GIS documents are of great interest for a quick and low-cost determination of areas endangered by rockfalls. They allow

  • the detection of potential instabilities from steep slopes and cliff areas, and

  • the preliminary estimation of potential run-out areas by means of a so-called cone method.

After the presentation of the tools used to compute these areas, the paper focuses on two methods developed for a preliminary hazard mapping, one at regional scale and the other at local scale.

Mittels GIS-Dokumenten können von Steinschlag bedrohte Gebiete schnell und kostenguenstig ermittelt werden. Die sogenannte Kegelmethode erlaubt die Erkennung potentiell instabiler Zonen von Steilhangen und Felswanden sowie eine erste Einschatzung der möglichen Reichweiten. Nach der Vorstellung der zur Berechnung der bedrohten Gebiete benötigten Hilfsmittel stellt der Artikel zwei Methoden zur vorlaufigen Gefahrenkartierung in lokalem und regionalem Maßstab vor. Les SIG sont très interessants pour une determination rapide et peu onereuse des zones affectees par des chutes de blocs. Ils permettent une detection des zones potentiellement instables et une estimation sommaire des zones de propagation des blocs par une methode dite des cônes. Après la description des outils utilises pour definir ces zones, l'article expose deux methodologies elaborees pour un zonage preliminaire du danger, l'une à l'echelle regionale et l'autre à l'echelle locale.

Introduction

Authorities of mountainous regions often need a quick and low-cost determination of areas endangered by rockfalls. The objectives of this first rough delineation are the early detection of conflicts between land use and rockfall hazard and consequently the identification of zones of the territory where detailed and expensive investigations are required. Nowadays the increasing availability of geographic information system (GIS) data, such as digital elevation model (DEM), topographic vector map, etc. makes the analyses on large areas easier and cheaper using simple models.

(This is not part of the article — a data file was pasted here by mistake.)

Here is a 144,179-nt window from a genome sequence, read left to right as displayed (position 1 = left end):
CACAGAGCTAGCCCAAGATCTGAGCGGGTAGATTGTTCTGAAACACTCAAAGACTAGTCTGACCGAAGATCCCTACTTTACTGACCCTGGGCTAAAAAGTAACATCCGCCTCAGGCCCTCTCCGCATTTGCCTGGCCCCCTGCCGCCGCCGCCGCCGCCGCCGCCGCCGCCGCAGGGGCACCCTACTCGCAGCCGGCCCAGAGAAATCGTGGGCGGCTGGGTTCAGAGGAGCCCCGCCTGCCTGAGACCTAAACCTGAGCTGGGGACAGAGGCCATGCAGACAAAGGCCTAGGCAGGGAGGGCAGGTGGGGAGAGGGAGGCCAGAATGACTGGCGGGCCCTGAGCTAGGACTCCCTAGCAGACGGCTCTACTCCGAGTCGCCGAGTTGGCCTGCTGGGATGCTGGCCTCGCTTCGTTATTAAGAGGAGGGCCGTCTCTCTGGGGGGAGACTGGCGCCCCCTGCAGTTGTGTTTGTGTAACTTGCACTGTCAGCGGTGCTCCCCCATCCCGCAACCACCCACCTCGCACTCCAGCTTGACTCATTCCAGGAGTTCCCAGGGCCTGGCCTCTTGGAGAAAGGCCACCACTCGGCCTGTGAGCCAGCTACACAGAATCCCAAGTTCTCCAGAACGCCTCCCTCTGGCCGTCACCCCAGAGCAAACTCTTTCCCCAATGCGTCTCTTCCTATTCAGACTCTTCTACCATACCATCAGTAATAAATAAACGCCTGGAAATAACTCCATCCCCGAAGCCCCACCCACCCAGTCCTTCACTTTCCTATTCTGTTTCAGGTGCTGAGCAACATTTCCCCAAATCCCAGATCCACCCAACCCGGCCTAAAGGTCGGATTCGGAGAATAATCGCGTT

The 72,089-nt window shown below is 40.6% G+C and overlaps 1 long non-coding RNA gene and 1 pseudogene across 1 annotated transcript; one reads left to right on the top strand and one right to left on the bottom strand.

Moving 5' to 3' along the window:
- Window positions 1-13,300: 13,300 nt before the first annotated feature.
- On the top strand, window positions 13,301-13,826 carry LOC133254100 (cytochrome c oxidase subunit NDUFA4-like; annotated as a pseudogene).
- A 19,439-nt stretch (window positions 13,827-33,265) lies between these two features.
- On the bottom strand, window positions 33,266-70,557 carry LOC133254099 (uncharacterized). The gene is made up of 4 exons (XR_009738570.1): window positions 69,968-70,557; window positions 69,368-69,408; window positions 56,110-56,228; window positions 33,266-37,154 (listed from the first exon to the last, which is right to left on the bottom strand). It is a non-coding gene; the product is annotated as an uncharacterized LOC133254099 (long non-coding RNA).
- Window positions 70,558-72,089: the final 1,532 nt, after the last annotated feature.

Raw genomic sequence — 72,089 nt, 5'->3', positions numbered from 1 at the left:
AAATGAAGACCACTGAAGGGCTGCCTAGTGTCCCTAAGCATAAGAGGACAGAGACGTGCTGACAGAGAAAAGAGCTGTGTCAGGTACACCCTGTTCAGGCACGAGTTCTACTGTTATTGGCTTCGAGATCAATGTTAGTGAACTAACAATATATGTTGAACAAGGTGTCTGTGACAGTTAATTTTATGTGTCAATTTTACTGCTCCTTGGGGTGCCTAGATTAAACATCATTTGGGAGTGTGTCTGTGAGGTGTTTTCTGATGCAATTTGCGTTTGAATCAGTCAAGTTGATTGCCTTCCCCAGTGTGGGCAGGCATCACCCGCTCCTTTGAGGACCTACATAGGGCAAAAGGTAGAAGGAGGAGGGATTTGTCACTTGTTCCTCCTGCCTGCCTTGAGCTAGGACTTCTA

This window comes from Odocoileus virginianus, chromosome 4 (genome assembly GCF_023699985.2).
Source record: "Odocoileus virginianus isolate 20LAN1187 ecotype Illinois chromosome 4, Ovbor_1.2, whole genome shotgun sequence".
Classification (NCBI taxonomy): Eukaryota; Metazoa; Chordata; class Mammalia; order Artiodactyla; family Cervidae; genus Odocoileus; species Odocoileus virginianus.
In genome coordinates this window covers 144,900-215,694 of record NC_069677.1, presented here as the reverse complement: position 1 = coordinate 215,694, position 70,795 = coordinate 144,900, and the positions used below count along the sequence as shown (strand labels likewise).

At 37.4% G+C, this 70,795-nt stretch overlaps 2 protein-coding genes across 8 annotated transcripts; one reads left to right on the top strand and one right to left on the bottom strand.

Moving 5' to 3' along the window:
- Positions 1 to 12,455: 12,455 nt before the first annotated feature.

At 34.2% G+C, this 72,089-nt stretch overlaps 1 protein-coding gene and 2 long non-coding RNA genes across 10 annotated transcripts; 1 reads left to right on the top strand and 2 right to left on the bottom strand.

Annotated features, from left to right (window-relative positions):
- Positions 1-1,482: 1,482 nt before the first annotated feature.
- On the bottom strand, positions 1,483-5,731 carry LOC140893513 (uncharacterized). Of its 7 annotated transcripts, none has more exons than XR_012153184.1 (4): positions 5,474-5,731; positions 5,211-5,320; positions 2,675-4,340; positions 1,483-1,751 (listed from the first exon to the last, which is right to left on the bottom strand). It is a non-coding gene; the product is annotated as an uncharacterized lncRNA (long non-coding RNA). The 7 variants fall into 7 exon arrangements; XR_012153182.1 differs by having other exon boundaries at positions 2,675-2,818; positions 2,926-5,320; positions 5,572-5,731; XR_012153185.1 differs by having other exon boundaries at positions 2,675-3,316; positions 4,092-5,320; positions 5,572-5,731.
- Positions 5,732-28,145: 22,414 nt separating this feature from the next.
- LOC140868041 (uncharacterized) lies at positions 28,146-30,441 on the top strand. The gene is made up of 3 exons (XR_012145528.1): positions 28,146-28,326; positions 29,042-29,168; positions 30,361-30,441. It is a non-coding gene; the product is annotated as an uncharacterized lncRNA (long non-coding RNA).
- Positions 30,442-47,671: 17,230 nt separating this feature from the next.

Rockfall Fahrböschung and shadow angle

For the preliminary estimation of maximum rockfall reach, several authors (Heim, 1932; Scheidegger, 1973; Onofri & Candian, 1979; Evans & Hungr, 1993) suggest a simple approach that models rockfalls as the sliding or rolling of a mass on a sloping surface with an average friction angle jp (Fig. 1). From energy considerations, this means that a block starting from a source will travel down the slope and stop at the intersection point of the topography with a so-called energy line drawn from the source point and making (Figure in full paper) an angle jp with horizontal. An alternative approach uses a shadow angle keyed to the apex of the talus slope (Fig. 2). It assumes that the kinetic energy acquired in the initial fall is largely lost in the first impacts near the top of the slope.

GIS based cone method
Detection of potential rock instabilities

The determination of potentially unstable rock areas (block sources) depends on the available data and documents: field observations, register of events, air photographs, geological and topographic maps. When GIS data are available, as it is the case in Switzerland, a quick and preliminary delineation of potential instabilities is possible.

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